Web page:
Lots of processes involve motors being loaded and unloaded almost continuously.
Examples include.... rolling mills of all sorts, web-processing, mines, large hoists, and auto shredders, just to name a few.
Some of these processes use DC drives, some use AC motors. While the internal operating differences are significant, the power system impacts are the same.
- Each process has significant regular changes in the mechanical power required to perform the intended work. Squeezing a cold metal sheet alternates with idling. A miner digs into a seam, then "backs out" and repeats the process again. An auto shredder accelerates a huge hammer mill to pulverize a car, then re-accelerates it once the cart is past.
- The mechanical power comes from electrical power, and the electrical loading changes (AC motors and inverters) distorts and increases the mechanical power requirements because of swings in real and reactive power demand.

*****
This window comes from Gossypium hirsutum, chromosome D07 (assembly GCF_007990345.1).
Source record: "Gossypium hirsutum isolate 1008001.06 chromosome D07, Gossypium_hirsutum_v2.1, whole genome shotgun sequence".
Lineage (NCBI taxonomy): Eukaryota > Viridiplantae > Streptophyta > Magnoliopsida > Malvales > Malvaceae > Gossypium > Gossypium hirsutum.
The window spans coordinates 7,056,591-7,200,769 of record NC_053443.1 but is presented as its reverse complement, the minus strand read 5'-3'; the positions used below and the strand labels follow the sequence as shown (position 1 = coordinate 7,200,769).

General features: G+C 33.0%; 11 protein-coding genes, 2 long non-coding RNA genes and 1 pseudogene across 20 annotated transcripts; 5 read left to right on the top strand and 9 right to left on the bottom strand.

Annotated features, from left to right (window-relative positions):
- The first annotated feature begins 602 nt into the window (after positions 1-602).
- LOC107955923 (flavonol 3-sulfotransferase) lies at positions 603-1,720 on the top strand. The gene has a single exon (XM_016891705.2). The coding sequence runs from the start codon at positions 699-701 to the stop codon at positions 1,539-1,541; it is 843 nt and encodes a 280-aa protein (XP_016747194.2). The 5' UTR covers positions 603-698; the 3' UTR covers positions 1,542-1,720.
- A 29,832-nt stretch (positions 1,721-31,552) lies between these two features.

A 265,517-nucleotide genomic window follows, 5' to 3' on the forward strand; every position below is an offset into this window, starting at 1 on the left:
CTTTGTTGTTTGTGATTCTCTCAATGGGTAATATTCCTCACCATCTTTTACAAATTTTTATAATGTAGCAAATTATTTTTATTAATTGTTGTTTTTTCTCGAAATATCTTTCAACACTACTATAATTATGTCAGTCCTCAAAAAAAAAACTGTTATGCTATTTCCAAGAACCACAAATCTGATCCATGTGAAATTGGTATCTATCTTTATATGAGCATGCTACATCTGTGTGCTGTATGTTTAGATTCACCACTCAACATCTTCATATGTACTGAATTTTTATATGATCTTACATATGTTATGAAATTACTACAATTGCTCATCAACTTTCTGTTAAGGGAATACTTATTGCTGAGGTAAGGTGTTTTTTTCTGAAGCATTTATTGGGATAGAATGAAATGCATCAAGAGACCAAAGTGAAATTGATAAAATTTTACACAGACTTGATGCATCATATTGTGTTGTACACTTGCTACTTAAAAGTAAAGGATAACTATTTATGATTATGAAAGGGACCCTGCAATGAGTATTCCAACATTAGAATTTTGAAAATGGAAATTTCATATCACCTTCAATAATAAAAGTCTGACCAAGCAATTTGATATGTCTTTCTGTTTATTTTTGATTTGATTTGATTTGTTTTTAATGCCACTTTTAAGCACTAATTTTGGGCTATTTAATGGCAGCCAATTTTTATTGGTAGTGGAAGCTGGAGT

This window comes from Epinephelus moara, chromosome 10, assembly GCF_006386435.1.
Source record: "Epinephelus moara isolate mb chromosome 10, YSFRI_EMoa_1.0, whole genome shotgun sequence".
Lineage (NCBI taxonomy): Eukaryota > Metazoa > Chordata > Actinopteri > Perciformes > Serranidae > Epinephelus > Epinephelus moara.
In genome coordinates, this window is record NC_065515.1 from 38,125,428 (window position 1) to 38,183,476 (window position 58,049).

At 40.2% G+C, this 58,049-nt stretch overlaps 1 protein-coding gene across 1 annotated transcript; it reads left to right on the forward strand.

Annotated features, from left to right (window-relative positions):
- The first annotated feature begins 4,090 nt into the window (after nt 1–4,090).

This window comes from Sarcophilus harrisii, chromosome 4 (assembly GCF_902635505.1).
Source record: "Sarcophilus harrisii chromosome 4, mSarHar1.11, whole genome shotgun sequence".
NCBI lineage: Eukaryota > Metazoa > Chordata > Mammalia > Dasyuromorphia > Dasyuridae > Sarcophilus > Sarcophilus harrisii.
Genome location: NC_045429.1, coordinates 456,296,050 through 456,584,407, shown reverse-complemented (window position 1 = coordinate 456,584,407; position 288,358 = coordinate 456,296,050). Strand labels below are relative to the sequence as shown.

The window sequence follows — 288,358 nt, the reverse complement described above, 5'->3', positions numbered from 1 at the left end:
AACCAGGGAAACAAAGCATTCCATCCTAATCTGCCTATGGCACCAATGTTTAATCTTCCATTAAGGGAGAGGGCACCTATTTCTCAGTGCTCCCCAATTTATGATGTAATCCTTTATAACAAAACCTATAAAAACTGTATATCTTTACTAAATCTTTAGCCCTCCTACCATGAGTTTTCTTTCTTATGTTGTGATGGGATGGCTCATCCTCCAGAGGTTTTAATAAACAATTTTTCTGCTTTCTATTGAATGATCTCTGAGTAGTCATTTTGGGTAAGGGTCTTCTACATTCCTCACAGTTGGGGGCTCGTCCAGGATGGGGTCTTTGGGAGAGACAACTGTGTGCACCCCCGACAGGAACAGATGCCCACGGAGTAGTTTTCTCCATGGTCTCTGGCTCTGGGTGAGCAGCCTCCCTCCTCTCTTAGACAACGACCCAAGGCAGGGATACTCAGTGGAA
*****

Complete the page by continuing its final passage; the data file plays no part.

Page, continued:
These swings always cause significant loading swings on the plant power bus. A Dynamic VAr System can used to:
- Cancel VAr flow on the plant bus. This reduces power flow through cabling, switchgear, and transformers by levels of 30% or more, depending upon the application. In turn this can reduce equipment sizes and required switchgear ratings while extending equipment life.
- Reduce DC drive hunting due to voltage swings, especially critical for modern high quality mill products.
- Maximize AC motor torque, directly increasing output in mining, auto recycling and similar AC motor applications.